Becoming A More Creative Photographer
Here’s a fairly abstract photo I made at La Recoleta Cemetery in Buenos Aires, Argentina.
Abstraction and Creativity
I’m sure you’ll agree that Tears For The Lost is a fairly abstract image. What I can assure you is that there’s no photoshop hocus pocus going on, and any smoke and mirrors used to create the photo was achieved in camera.
What Does it Take to be Creative
If you look at the photo it’s composed of several different elements, basically divided down the middle of the image. The representation of the Madonna exists on a stain glass window, while the buildings in the background are just outside the boundaries of the cemetery. To make the photo, as you see it here, I simply moved in really close to the stain glass window and moved, left and right, up and down, until I was able to achieve a desirable composition that contained the image of the Madonna and the image of the apartments, reflected in the glass, behind me.
I’m sure I could wax on lyrically about the nature of creativity and what separates an artist from a professional or enthusiast photographer. (In reality, the demarcation between these three groups is often somewhat blurred). But let’s simplify things so as to make the practice of creativity possible.
Move Yourself, Move the Subject
Photography is a physical endeavor. So long as you’re moving you’re on the right track to making visually interesting images. As you move around your subject the relationship they have with their environment will change. In most cases that action will, from the camera’s point of view, result in them being lit from a different direction (e.g., front, side or back). These two factors can have a huge impact on the look and, therefore, the success of your photo.
What Story do You Want to Tell
The more physical your approach the more likely you’ll be rewarded. We limit our ability to telling a story by always bringing the camera up to our eye (e.g., 5 foot 3 inches), when in fact we’re often better bringing our eye up or down to where the camera needs to be to produce the desired result.
Worm’s Eye and Birdseye Viewpoint
Consider photographing your subject from either a low or high angle of view. A lower angle of view will help depict a stand of trees with the reverence and awe in which a child might view them. Conversely, photographing down onto a subject (e.g., child or animal) can portray them as cute or vulnerable.
Reality and the Photograph
The point is that there’s reality and then there’s how you respond to and choose to represent that reality.
Being alone in a forest could be a frightening experience for one person, and a liberating and/or deeply spiritual experience for another. The undeniable fact is that both individuals were present in the same forest. But it’s their perception of that forest that determines their experience and, as a result, their own, individual reality of that place and time.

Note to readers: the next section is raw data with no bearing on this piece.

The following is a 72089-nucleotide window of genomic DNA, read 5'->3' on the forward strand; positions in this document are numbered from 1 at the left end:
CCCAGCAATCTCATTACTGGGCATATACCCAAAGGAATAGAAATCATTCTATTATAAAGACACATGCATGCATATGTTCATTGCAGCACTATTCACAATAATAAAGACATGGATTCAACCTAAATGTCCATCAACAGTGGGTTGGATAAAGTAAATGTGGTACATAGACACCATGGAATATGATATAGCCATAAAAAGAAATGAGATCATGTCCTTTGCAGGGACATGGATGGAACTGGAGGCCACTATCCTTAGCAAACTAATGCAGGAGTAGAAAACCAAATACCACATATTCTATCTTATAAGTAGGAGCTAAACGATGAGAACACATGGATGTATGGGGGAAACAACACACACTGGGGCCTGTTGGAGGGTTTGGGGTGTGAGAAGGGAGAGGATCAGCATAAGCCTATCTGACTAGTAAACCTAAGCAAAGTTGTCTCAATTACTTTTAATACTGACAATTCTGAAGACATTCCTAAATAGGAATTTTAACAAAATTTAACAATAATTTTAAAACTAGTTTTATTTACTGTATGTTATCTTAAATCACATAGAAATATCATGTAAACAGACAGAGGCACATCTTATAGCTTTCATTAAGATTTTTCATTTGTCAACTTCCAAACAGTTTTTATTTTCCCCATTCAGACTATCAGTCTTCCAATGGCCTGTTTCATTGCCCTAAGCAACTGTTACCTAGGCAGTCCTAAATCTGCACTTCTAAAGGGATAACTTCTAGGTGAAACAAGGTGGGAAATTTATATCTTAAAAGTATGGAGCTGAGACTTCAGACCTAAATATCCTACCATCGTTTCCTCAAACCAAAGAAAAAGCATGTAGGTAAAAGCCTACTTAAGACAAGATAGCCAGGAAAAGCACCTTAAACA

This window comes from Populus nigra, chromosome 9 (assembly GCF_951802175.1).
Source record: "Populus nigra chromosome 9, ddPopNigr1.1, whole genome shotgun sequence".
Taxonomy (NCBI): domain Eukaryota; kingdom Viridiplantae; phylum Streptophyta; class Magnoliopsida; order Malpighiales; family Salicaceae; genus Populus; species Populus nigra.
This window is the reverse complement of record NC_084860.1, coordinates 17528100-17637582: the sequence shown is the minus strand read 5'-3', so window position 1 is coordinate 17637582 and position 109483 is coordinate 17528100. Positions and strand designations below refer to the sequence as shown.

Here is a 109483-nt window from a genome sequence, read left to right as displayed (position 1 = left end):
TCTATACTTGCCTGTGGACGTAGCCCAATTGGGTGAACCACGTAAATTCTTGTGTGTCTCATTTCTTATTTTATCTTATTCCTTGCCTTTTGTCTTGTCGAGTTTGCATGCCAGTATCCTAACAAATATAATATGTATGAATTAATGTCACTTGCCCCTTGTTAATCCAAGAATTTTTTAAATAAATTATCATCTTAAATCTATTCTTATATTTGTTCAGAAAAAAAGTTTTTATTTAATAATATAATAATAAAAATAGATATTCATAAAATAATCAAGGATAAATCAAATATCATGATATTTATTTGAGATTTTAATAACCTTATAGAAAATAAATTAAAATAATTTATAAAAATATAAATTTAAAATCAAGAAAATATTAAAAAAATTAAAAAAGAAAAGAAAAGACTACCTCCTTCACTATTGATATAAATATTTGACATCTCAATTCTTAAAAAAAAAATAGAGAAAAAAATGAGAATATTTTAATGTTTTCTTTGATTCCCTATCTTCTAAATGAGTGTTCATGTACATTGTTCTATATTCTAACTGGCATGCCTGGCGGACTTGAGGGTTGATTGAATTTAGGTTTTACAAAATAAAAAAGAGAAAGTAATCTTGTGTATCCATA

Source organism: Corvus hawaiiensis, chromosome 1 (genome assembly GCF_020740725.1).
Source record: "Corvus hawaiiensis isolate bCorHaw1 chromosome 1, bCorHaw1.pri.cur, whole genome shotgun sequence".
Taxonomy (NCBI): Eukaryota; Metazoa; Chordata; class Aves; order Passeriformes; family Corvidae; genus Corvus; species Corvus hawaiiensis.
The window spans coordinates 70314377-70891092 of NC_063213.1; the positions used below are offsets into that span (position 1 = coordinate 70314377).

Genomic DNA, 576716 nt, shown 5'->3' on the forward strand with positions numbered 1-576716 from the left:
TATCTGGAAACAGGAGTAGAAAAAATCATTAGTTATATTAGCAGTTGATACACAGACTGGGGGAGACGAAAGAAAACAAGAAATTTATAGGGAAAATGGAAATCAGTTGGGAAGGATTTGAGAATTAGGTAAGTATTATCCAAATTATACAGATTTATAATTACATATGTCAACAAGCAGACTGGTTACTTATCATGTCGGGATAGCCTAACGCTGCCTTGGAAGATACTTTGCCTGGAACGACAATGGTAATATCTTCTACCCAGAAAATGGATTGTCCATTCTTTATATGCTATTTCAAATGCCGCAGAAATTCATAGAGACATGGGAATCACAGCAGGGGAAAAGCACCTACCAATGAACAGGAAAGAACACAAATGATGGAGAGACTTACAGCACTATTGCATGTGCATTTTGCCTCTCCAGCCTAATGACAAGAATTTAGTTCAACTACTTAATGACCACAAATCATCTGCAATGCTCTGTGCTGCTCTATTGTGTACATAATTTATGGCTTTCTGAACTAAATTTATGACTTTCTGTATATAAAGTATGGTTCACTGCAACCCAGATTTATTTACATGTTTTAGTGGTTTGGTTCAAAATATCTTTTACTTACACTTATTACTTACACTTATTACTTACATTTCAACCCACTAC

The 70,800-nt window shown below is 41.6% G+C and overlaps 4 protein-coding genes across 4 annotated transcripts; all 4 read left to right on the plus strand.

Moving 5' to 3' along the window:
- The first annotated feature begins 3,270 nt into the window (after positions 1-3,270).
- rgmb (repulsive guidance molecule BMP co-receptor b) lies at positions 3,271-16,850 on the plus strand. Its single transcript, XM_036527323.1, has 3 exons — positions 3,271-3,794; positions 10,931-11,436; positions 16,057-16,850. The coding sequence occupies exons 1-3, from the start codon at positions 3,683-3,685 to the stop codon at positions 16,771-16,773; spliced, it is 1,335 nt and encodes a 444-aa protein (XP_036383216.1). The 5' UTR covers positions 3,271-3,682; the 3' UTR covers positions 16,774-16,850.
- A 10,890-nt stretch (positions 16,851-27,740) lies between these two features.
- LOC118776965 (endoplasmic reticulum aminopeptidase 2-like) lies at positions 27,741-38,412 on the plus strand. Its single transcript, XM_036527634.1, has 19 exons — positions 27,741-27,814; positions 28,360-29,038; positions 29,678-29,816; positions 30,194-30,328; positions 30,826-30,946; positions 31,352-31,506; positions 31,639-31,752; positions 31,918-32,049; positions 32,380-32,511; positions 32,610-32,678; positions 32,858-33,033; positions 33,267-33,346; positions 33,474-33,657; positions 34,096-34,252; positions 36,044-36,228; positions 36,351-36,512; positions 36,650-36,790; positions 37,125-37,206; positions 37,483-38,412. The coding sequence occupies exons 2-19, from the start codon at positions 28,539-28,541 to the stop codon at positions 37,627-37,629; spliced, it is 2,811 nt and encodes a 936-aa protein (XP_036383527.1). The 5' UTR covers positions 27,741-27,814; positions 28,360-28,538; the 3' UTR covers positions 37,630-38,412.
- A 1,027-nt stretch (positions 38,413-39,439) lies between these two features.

Understanding this concept can help free you from the fear that exploring a more creative approach to your photography will remove the scene or subject in question from reality when, in fact, that’s the very purpose of art and the creative process.
Don't agree. Fine! Stop using wide-angle and telephoto focal lengths; polarizing filters and all manner of software applications. In fact put you camera down, whether it be digital or film based, because photography clearly is not for you.
Your Own Creative Journey
If you’re interested in what you’ve seen and read here I’d invite you to explore more of my photos from this series in my Argentina Photography Collection. It includes other photos from my visit to La Recoleta Cemetery in Buenos Aires.
Inspiration and Information
To further you’re understanding of the creative process I strongly recommend my Photographing Cemeteries eBook. At under $10 it’s an amazing resource. Several years in the making this beautifully designed ebook showcases photos from Australia, India, France, Russia, Austria, Greenland, Iceland, South Georgia Island (including Ernest Shackleton’s grave) and Argentina.
In addition to stunning photography the ebook also contains a range of short essays covering the creative and technical decisions that underpin the making of these images. While the book is richly illustrated with photography from cemeteries from around the world, it’s ultimately a guide to the creative process designed to help you find your own path in life. That's right, I wrote it for you as much as I did for me.
There may well we more interesting, diverse and informative photography eBooks out there. But I’ve yet to find one. Why don’t you have a look and decide for yourself.